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Long-Term Health Concerns After Menopause

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Once you’ve gone through menopause — either naturally as a result of aging, or sooner than expected due to breast cancer treatment — it’s important to pay even closer attention to the health of your bones and heart.

When you’re menopausal, you have lower amounts of the hormone estrogen in the body. We know that estrogen plays a key role in keeping your bones strong and healthy, so having less of it can pose a challenge for your bones. Without the right amounts of nutrients and exercise, your bones can weaken and become prone to breakage.

Researchers are still working to determine how estrogen impacts the heart and blood vessels. Current evidence suggests that estrogen helps to maintain healthy cholesterol levels and keep blood vessels flexible and open so that blood moves freely. (Estrogen’s apparent good effects on the heart and blood vessels were the reason why many hoped that hormone replacement therapy, or HRT, would lower heart disease risk, but this wasn’t confirmed in large research studies.) We do know that heart disease risk increases for women in menopause, so it’s important to be aware of this and take steps to keep your heart healthy.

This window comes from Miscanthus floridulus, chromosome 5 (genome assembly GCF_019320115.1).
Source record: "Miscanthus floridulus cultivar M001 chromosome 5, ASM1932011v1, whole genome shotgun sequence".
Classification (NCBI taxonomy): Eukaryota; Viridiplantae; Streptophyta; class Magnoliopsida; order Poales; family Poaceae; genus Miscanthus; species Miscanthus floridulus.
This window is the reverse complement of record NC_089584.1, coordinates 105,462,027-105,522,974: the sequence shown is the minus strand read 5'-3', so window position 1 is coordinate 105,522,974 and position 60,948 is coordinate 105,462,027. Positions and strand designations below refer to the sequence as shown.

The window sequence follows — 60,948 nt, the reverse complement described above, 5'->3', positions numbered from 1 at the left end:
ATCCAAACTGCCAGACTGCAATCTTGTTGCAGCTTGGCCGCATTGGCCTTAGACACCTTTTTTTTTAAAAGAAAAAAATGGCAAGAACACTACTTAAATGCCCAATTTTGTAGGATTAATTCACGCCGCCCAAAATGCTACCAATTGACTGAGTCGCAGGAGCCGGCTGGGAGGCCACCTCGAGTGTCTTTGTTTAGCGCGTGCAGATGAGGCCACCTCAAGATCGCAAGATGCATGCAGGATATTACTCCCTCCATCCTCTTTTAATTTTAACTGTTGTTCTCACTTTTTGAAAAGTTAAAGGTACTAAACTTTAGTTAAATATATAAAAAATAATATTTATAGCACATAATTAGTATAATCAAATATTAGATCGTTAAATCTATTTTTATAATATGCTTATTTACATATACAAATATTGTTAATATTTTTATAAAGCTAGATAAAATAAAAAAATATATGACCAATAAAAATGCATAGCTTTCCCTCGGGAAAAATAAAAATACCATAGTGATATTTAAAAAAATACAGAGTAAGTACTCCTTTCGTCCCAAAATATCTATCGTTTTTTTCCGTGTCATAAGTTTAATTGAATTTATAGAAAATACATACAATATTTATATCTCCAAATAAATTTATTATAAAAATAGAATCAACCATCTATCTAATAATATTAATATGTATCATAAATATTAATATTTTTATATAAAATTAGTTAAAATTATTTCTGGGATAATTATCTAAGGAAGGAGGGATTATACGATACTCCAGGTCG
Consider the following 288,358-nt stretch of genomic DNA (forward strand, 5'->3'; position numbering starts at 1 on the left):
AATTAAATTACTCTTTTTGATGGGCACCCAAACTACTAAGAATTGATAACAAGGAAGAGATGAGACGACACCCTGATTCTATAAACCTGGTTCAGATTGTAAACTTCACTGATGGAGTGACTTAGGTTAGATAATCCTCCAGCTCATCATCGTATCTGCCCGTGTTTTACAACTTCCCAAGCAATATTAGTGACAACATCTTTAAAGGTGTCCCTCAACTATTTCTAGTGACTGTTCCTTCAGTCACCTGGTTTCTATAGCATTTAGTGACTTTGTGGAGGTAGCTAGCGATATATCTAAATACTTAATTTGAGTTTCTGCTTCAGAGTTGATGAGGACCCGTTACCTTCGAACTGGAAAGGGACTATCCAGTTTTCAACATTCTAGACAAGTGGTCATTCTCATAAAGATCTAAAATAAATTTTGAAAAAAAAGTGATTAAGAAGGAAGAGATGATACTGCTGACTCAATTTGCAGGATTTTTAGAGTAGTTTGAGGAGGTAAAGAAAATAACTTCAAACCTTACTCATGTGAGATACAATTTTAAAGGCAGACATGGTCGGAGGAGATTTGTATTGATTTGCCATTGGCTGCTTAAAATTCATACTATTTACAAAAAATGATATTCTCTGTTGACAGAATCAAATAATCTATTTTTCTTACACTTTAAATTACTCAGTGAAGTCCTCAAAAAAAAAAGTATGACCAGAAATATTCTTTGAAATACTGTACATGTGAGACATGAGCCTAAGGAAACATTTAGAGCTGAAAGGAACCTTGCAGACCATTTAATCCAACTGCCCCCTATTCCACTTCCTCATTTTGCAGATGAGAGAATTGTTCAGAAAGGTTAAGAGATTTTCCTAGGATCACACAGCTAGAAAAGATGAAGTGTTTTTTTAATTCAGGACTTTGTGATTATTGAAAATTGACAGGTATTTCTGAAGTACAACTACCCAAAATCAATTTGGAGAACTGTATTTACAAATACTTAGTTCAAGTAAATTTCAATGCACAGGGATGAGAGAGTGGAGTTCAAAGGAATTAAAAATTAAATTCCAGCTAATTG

In this section of, we offer some tips on how to take good care of your bones and your heart after menopause.

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